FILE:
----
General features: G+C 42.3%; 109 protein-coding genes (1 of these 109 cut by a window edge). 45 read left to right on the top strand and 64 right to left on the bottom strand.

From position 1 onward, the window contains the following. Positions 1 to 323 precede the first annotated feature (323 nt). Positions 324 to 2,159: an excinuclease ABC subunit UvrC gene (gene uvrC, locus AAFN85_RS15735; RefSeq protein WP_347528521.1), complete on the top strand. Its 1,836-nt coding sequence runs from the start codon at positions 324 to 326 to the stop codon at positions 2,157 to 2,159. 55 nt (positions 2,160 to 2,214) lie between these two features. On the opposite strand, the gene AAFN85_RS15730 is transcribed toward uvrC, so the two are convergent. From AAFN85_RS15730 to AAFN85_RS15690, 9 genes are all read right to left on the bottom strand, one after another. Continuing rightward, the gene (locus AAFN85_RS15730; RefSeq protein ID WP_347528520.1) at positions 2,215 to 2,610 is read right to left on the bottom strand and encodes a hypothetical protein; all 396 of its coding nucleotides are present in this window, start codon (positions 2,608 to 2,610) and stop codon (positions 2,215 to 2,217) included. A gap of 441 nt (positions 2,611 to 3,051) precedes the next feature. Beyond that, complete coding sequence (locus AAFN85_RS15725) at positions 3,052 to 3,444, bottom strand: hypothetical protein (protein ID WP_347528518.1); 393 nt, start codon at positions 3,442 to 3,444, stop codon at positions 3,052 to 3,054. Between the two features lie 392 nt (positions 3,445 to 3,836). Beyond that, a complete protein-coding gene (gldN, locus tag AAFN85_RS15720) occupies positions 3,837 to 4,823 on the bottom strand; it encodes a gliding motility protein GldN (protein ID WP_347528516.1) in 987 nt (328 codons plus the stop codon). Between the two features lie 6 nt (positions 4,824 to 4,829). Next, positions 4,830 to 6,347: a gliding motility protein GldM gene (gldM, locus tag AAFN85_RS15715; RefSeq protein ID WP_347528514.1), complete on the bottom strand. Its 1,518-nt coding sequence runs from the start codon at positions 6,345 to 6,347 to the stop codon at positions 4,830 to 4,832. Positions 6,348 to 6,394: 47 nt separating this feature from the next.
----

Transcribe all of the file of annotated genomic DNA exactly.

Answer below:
General features: G+C 42.3%; 109 protein-coding genes (1 of these 109 cut by a window edge). 45 read left to right on the top strand and 64 right to left on the bottom strand.

From position 1 onward, the window contains the following. Positions 1 to 323 precede the first annotated feature (323 nt). Positions 324 to 2,159: an excinuclease ABC subunit UvrC gene (gene uvrC, locus AAFN85_RS15735; RefSeq protein WP_347528521.1), complete on the top strand. Its 1,836-nt coding sequence runs from the start codon at positions 324 to 326 to the stop codon at positions 2,157 to 2,159. 55 nt (positions 2,160 to 2,214) lie between these two features. On the opposite strand, the gene AAFN85_RS15730 is transcribed toward uvrC, so the two are convergent. From AAFN85_RS15730 to AAFN85_RS15690, 9 genes are all read right to left on the bottom strand, one after another. Continuing rightward, the gene (locus AAFN85_RS15730; RefSeq protein ID WP_347528520.1) at positions 2,215 to 2,610 is read right to left on the bottom strand and encodes a hypothetical protein; all 396 of its coding nucleotides are present in this window, start codon (positions 2,608 to 2,610) and stop codon (positions 2,215 to 2,217) included. A gap of 441 nt (positions 2,611 to 3,051) precedes the next feature. Beyond that, complete coding sequence (locus AAFN85_RS15725) at positions 3,052 to 3,444, bottom strand: hypothetical protein (protein ID WP_347528518.1); 393 nt, start codon at positions 3,442 to 3,444, stop codon at positions 3,052 to 3,054. Between the two features lie 392 nt (positions 3,445 to 3,836). Beyond that, a complete protein-coding gene (gldN, locus tag AAFN85_RS15720) occupies positions 3,837 to 4,823 on the bottom strand; it encodes a gliding motility protein GldN (protein ID WP_347528516.1) in 987 nt (328 codons plus the stop codon). Between the two features lie 6 nt (positions 4,824 to 4,829). Next, positions 4,830 to 6,347: a gliding motility protein GldM gene (gldM, locus tag AAFN85_RS15715; RefSeq protein ID WP_347528514.1), complete on the bottom strand. Its 1,518-nt coding sequence runs from the start codon at positions 6,345 to 6,347 to the stop codon at positions 4,830 to 4,832. Positions 6,348 to 6,394: 47 nt separating this feature from the next.